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Historical Great Pyrenees
Gazost Premier, 1905 -chosen by Senac-Lagrange & other members of the Chenil Club d'Argeles as representing perfection in type. Note that while the dog has good bone, it is not extreme. His head is not refined, yet it has the correct wedge shape with no apparent stop. He is an excellent, moderate, athletic-looking dog with a strong back, good moderate angulation, correct almond-shaped eye and lovely cupped feet.

He has the correct height of hock (not a short hock -like a shepherd dog), and a correct arroundera, which is to say that the tail makes a loose wheel over the back -not the tight curl of the nordic breeds. No doubt, Gazost would look more pleasing to our eyes if he had a good bath and brushing, but it is important to remember the rustic origins of the breed. I feel it is fair to say that this dog was, more than any other, the model for the standard
Patou de Betpouey, 1920's He displays the gorgeous head and eye which the Reunion des Amateurs de Chiens Pyreneens has always emphasized as essential for a true Pyrenean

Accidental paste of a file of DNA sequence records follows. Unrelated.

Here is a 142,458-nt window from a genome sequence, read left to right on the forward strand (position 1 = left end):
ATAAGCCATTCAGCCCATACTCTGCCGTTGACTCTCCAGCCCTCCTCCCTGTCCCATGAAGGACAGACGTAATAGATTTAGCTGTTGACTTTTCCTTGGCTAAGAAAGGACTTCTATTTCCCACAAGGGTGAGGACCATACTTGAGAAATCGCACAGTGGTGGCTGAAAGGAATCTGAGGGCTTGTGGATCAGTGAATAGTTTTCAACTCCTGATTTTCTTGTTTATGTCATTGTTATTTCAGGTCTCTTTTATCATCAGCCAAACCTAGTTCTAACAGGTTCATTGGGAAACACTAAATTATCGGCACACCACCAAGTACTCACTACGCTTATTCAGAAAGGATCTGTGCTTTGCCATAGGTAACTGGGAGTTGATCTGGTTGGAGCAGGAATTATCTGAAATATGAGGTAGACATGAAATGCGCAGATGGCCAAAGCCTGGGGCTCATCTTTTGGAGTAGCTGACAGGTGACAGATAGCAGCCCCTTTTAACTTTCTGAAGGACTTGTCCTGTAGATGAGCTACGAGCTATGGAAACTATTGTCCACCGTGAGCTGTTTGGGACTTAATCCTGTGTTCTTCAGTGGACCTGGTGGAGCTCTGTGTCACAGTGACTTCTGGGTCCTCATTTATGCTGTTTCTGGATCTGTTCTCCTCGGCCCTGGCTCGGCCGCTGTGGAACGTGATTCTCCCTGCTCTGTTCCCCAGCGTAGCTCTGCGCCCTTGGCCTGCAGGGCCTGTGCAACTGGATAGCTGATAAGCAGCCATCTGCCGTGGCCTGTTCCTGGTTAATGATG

Birouk II, 1920's - Another beautiful dog with a lovely head and wonderfully athletic build.
Patou, 1920's This dog has massive bone and yet retains a certain elegance. His head is coarse and may indicate a St. Bernard in his background. A few breeders crossed Pyrs with Saints after WWI, but the RACP rejected these crossbreds. Nevertheless, this dog did OK at shows, though even when he was the best dog there, he still usually only garnered a rating of Tres Bon (rather than the top rating, Excellent), no doubt because of his lack of head type.
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